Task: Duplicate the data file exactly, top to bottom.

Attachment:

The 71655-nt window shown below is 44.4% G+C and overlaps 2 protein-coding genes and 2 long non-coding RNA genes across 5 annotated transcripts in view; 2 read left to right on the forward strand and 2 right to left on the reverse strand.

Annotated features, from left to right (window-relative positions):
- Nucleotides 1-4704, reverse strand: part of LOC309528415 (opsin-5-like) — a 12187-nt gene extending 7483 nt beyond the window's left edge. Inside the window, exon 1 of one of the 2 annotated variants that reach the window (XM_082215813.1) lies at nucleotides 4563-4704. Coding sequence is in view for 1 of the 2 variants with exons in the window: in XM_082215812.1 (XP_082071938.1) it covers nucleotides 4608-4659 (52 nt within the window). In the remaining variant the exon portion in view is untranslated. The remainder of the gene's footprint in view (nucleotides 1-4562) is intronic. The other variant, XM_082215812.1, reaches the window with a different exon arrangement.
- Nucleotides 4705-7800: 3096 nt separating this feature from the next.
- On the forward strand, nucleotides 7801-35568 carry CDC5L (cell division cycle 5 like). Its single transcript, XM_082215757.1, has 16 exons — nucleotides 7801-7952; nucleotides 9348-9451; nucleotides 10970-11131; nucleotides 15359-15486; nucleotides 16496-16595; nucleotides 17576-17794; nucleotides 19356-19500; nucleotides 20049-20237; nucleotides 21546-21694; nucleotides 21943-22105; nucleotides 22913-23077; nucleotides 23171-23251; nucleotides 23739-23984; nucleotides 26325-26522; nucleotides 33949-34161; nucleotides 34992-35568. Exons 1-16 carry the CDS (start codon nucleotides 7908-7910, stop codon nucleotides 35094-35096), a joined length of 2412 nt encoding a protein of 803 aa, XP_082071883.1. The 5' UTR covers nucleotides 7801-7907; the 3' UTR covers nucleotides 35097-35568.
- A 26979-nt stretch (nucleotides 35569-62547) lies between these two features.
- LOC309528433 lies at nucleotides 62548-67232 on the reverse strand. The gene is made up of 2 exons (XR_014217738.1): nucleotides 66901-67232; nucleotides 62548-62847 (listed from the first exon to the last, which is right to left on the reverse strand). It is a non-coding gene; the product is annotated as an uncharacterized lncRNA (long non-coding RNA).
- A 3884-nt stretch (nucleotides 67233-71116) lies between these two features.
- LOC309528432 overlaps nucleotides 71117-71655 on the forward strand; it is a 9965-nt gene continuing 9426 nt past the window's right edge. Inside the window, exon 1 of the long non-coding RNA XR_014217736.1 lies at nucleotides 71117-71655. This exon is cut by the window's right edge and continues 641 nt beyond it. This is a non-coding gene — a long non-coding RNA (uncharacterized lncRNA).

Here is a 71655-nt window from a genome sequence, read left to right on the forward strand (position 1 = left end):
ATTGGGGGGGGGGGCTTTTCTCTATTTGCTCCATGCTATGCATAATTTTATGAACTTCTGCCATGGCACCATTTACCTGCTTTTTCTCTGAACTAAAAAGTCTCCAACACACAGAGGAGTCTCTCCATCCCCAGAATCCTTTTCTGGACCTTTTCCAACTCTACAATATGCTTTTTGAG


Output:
The 71655-nt window shown below is 44.4% G+C and overlaps 2 protein-coding genes and 2 long non-coding RNA genes across 5 annotated transcripts in view; 2 read left to right on the forward strand and 2 right to left on the reverse strand.

Annotated features, from left to right (window-relative positions):
- Nucleotides 1-4704, reverse strand: part of LOC309528415 (opsin-5-like) — a 12187-nt gene extending 7483 nt beyond the window's left edge. Inside the window, exon 1 of one of the 2 annotated variants that reach the window (XM_082215813.1) lies at nucleotides 4563-4704. Coding sequence is in view for 1 of the 2 variants with exons in the window: in XM_082215812.1 (XP_082071938.1) it covers nucleotides 4608-4659 (52 nt within the window). In the remaining variant the exon portion in view is untranslated. The remainder of the gene's footprint in view (nucleotides 1-4562) is intronic. The other variant, XM_082215812.1, reaches the window with a different exon arrangement.
- Nucleotides 4705-7800: 3096 nt separating this feature from the next.
- On the forward strand, nucleotides 7801-35568 carry CDC5L (cell division cycle 5 like). Its single transcript, XM_082215757.1, has 16 exons — nucleotides 7801-7952; nucleotides 9348-9451; nucleotides 10970-11131; nucleotides 15359-15486; nucleotides 16496-16595; nucleotides 17576-17794; nucleotides 19356-19500; nucleotides 20049-20237; nucleotides 21546-21694; nucleotides 21943-22105; nucleotides 22913-23077; nucleotides 23171-23251; nucleotides 23739-23984; nucleotides 26325-26522; nucleotides 33949-34161; nucleotides 34992-35568. Exons 1-16 carry the CDS (start codon nucleotides 7908-7910, stop codon nucleotides 35094-35096), a joined length of 2412 nt encoding a protein of 803 aa, XP_082071883.1. The 5' UTR covers nucleotides 7801-7907; the 3' UTR covers nucleotides 35097-35568.
- A 26979-nt stretch (nucleotides 35569-62547) lies between these two features.
- LOC309528433 lies at nucleotides 62548-67232 on the reverse strand. The gene is made up of 2 exons (XR_014217738.1): nucleotides 66901-67232; nucleotides 62548-62847 (listed from the first exon to the last, which is right to left on the reverse strand). It is a non-coding gene; the product is annotated as an uncharacterized lncRNA (long non-coding RNA).
- A 3884-nt stretch (nucleotides 67233-71116) lies between these two features.
- LOC309528432 overlaps nucleotides 71117-71655 on the forward strand; it is a 9965-nt gene continuing 9426 nt past the window's right edge. Inside the window, exon 1 of the long non-coding RNA XR_014217736.1 lies at nucleotides 71117-71655. This exon is cut by the window's right edge and continues 641 nt beyond it. This is a non-coding gene — a long non-coding RNA (uncharacterized lncRNA).

Here is a 71655-nt window from a genome sequence, read left to right on the forward strand (position 1 = left end):
ATTGGGGGGGGGGGCTTTTCTCTATTTGCTCCATGCTATGCATAATTTTATGAACTTCTGCCATGGCACCATTTACCTGCTTTTTCTCTGAACTAAAAAGTCTCCAACACACAGAGGAGTCTCTCCATCCCCAGAATCCTTTTCTGGACCTTTTCCAACTCTACAATATGCTTTTTGAG